So based on Spicer’s comments regarding recreational marijuana – does Attorney General Sessions unwind years of hands-off federal policy towards state-legal recreational marijuana?  We’ll just have to wait and see.  I am hopeful that Spicer’s comments are just that, off-the-cuff comments with little substance or thought.  However, the recreational marijuana industry is now on notice.  I think we are in for a bumpy 2017.

 

Cannabis oil cartridgeThe United States Patent and Trademark Office (“USPTO”) is at odds with the ever-growing marijuana industry. While marijuana legalization was a big winner in November’s elections, with seven states legalizing either medical or adult recreational use of the drug, the burgeoning industry may run into some problems obtaining trademarks for marijuana products and related devices. The lack of trademark protection could slow down or inhibit the growth of the industry as the lack of trademark protection limits entrepreneurs’ ability to stop infringement and protect their rights. Continue Reading No Federal Trademark Protection for the Growing Marijuana Industry

Young cannabis plants, marijuanaCalifornia, Massachusetts, Nevada and Maine approved adult-use marijuana initiatives last night. Florida, North Dakota and Arkansas also approved medical marijuana initiatives. Unfortunately, Arizona failed to garner enough support to pass adult-use. Clearly, these votes are a watershed moment for cannabis reform in the United States. As I have stated before, California passing adult-use marijuana will likely signal the true beginning to the end of federal prohibition of marijuana. However, Donald Trump also pulled off a monumental victory for the GOP and won the White House which has created uncertainty for the industry.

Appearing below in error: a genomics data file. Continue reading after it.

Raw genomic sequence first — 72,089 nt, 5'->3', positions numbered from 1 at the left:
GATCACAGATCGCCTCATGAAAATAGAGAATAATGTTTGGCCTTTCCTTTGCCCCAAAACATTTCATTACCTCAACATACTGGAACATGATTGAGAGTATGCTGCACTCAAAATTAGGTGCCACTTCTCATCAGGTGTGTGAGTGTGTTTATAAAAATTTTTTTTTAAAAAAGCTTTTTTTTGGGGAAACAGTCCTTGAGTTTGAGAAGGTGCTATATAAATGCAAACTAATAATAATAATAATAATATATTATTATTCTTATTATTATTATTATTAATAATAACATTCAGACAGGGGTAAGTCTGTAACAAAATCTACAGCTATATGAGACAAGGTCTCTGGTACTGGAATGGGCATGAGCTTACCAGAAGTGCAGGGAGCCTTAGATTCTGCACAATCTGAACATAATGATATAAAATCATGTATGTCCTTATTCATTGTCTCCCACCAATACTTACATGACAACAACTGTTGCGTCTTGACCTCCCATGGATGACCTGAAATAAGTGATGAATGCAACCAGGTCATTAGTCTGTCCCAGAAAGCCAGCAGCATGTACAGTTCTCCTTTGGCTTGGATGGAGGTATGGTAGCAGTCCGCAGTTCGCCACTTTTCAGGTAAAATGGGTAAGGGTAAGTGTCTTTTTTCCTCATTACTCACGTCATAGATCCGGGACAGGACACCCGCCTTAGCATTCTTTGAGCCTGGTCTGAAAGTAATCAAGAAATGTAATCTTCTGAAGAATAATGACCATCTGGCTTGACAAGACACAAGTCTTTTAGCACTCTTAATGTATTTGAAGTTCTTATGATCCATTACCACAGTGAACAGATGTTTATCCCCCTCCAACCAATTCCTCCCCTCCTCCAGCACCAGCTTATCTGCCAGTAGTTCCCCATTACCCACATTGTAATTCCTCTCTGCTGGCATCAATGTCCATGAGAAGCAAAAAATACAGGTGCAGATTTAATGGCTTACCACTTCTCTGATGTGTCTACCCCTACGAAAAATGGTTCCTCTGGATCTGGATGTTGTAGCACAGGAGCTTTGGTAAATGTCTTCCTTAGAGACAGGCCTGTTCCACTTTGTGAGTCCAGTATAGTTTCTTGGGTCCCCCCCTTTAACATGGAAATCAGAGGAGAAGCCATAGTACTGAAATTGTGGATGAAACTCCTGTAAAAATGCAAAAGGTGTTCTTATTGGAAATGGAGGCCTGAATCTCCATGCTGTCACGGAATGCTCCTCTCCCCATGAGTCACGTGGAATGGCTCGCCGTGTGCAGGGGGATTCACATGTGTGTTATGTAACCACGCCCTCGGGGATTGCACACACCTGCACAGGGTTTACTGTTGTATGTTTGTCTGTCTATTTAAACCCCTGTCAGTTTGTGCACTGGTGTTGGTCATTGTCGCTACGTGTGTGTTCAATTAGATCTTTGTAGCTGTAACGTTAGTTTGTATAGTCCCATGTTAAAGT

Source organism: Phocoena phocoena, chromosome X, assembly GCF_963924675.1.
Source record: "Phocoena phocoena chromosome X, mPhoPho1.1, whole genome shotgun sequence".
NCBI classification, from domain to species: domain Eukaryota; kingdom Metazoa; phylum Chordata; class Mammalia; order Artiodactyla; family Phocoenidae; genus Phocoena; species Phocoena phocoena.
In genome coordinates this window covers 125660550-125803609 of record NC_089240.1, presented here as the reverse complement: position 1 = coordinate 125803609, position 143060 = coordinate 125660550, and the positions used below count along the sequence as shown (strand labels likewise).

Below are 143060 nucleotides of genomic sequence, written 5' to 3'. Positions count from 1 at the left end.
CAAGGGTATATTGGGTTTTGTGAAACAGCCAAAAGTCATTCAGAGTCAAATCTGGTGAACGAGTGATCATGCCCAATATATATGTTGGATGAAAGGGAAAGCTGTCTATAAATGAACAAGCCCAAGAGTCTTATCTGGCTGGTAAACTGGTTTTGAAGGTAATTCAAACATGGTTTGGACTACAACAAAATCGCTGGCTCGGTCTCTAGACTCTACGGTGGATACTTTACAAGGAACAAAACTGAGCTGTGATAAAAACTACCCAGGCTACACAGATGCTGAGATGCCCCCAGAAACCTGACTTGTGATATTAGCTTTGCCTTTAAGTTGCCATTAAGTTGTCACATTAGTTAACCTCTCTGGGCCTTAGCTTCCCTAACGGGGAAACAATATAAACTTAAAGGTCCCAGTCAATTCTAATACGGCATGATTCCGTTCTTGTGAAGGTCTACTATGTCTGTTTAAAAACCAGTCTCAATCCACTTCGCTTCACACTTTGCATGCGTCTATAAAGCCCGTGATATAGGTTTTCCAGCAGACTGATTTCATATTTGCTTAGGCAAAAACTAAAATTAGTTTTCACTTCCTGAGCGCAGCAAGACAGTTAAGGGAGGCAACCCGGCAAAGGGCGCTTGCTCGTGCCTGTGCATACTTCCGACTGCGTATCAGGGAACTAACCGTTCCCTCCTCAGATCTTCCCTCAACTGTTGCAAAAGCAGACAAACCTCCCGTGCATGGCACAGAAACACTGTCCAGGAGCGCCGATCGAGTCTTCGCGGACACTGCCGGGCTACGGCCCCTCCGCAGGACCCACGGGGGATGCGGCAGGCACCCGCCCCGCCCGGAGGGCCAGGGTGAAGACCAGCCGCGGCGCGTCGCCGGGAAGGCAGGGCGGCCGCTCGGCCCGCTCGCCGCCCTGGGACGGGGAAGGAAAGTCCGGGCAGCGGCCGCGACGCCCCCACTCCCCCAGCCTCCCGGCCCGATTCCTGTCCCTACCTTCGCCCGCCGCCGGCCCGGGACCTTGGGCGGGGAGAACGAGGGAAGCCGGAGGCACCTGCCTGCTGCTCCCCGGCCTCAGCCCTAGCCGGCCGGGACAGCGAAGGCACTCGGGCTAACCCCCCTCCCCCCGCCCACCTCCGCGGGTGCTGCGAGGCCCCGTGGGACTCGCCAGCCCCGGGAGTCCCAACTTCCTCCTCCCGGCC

What does this mean?

With the approval of adult-use marijuana in the states, the percentage of Americans living in states where marijuana use is legal for adults rose above 20 percent, from 5 percent. A recent Gallup Poll found nationwide support for legalization at 60%, the highest it likely has ever been. Florida passed its’ initiative by a 71% – Florida also voted for Trump.

As we all know, Trump is a wild card but he has not publicly taken any prohibitionist stance on cannabis. Trump recently was quoted as: “In terms of marijuana and legalization, I think that should be a state issue, state-by-state,” Trump told The Washington Post. “… Marijuana is such a big thing. I think medical should happen — right? Don’t we agree? I think so. And then I really believe we should leave it up to the states.” Continue Reading Marijuana Wins! But so does Trump…